Book Review: Elidor by Alan Garner

Elidor, by British author Alan Garner, is a children’s fantasy story, which holds a very special place in my affections. I first encountered the book when it was read aloud to me by a teaching practice student in the small primary school I attended in the 1960’s. I’d be about eight or nine.  It was common to have stories read aloud to the class in our school, but Elidor was very different to the staid stories we normally got to listen to. It immediately thrilled me and helped confirm my love of stories.

Garner’s novel  is the story of four children from Manchester – Roland, Helen, Nicholas and David Watson – who find a hidden portal to another world, Elidor.  The children are entrusted with four treasures, which they must take out of Elidor help save it from it’s enemies. Most of the story is about what befalls them after they return home.

Why Elidor was important to me then

What made the story special to me was that most of it took place in the normal, almost mundane world I was familiar with as a child. The portal to Elidor, for example, was in the kind of half-demolished Manchester slum I remember from shopping trips to the city. The ordinary lives of the Watson children’s was very similar to mine.  It was this normality, contrasted with the epic struggle the children were involved in, that made the story so real to me.

What Alan Garner did was create a story where I could easily have been one of the Watson children: I could have stumbled upon Elidor and had fantastic adventures. Because the Watson’s were normal children in a normal world, it made the the world of Elidor seem believable too, and drew me into the story. I lived every minute of the Watson’s adventures, shared their secret and felt their excitement and terror as events unfolded.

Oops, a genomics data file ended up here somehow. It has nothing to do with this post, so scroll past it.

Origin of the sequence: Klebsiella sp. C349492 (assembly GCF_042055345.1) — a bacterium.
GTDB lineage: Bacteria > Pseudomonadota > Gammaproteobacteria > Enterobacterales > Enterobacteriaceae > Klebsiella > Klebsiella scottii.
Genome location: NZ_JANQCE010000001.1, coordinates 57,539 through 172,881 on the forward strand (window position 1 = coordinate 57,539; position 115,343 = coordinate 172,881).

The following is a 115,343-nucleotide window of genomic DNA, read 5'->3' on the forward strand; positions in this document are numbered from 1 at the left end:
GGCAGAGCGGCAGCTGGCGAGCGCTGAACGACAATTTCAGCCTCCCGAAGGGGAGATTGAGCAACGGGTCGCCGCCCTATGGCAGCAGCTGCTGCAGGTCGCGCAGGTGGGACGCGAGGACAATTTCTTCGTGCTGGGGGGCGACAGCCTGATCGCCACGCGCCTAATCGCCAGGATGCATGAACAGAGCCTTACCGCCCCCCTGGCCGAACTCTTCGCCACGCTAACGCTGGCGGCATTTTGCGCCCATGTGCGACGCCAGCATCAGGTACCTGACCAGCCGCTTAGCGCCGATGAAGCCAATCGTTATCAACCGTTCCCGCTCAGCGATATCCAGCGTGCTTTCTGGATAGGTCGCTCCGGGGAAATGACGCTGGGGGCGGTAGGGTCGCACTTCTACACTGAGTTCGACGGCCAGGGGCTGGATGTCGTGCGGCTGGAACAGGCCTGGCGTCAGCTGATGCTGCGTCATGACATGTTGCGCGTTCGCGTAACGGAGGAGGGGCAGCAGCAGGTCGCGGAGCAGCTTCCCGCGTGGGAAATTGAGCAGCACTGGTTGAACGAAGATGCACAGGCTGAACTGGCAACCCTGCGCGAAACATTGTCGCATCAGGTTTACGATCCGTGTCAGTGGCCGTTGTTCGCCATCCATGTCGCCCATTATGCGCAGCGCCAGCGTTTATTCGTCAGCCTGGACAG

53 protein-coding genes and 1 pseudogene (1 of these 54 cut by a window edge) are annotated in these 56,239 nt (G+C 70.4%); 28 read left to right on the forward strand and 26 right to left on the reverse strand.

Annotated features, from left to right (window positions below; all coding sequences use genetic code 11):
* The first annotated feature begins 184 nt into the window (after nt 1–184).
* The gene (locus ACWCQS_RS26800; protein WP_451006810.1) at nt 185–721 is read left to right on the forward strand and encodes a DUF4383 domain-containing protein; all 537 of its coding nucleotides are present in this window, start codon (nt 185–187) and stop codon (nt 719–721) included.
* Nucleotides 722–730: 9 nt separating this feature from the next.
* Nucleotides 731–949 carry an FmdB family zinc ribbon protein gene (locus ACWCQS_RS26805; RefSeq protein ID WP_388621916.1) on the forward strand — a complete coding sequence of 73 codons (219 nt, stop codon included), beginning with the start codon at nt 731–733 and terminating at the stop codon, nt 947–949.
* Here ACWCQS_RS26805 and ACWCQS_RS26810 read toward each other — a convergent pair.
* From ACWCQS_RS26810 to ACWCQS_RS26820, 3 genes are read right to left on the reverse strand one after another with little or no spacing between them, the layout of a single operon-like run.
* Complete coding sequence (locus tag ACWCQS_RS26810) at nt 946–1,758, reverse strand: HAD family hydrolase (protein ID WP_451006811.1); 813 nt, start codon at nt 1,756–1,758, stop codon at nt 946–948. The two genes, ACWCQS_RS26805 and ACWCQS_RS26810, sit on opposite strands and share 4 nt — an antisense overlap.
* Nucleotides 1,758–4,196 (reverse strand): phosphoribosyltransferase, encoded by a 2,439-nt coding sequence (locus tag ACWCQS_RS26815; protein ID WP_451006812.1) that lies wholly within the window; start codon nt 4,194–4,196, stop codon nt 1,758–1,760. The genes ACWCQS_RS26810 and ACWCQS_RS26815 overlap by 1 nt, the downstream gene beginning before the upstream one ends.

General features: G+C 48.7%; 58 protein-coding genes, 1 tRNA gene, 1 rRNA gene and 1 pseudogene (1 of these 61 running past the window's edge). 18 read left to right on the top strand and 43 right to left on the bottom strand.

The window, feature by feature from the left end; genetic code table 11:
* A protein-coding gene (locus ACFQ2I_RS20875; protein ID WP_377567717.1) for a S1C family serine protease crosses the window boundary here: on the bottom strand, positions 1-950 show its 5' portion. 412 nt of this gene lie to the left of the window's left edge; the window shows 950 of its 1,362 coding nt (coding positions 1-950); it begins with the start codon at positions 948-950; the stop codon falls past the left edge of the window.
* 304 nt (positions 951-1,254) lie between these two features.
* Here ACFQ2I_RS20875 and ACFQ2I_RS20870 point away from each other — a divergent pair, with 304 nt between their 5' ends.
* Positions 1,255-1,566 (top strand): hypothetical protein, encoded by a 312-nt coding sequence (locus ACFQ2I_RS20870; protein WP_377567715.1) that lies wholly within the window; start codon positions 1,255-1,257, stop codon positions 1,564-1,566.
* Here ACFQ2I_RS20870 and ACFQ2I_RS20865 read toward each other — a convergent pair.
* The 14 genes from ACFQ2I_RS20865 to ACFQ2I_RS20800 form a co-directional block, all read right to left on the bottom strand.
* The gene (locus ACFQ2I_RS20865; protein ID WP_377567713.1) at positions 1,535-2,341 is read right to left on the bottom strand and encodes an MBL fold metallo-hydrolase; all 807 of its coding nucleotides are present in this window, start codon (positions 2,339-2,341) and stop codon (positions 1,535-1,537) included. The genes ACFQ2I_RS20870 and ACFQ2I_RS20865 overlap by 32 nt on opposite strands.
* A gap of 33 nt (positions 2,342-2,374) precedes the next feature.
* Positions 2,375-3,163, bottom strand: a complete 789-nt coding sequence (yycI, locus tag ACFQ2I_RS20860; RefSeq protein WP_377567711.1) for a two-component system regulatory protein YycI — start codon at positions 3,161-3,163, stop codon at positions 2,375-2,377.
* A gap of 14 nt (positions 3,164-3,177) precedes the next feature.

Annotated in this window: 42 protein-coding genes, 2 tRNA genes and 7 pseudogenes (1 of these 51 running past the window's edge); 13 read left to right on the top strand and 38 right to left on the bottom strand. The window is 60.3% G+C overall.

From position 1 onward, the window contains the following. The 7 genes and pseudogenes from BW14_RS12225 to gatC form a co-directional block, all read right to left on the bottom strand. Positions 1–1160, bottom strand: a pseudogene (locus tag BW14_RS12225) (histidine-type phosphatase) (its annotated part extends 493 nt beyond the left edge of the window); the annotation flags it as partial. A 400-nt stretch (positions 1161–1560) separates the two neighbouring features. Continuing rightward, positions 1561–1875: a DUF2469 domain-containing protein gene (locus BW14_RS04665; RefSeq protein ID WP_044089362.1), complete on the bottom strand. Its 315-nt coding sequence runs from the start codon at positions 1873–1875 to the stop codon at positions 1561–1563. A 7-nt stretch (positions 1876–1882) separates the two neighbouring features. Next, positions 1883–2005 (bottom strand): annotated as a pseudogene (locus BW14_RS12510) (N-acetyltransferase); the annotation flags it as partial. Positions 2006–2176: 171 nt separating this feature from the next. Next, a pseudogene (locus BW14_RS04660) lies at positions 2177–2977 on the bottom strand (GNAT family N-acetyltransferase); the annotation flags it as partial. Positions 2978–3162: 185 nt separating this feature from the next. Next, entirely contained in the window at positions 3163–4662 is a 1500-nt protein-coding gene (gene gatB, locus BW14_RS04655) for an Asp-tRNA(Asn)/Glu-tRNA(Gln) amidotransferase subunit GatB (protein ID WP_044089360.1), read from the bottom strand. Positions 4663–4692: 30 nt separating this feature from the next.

It wasn’t just the plot of Elidor or it’s setting that made the story special: the writing was very special too. Garner’s style is spare and economical and, most importantly, he didn’t talk down to, or patronise his readers. A lot of children’s books at the time read like they were written by adults for children: Garner wrote like he was writing for his equals. Elidor reads like an adult book, but written from the Watson children’s point of view, in a way that takes their dilemma seriously.

As a child Elidor completely fired my imagination in a way that no other story had ever done. It turned me into a voracious reader and made me want to write stories too.

Why Elidor is still important to me now

I re-read Elidor pretty much every year, and I must be on my fifth or sixth copy. The story still thrills me and the writing is as good as ever.  When I read Elidor it doesn’t feel like I’m reading a children’s book. I really admire the way that Alan Garner has been able to write a book that reaches across generations, and across the years, and is still believable.

But I have slightly different reasons for reading Elidor nowadays. Right from the opening sentence, reading it takes me back to my childhood world. I’m back there in the classroom and in the 1960’s. Elidor recreates the world I used to live in better than anything else I know: it has become my literary safe place.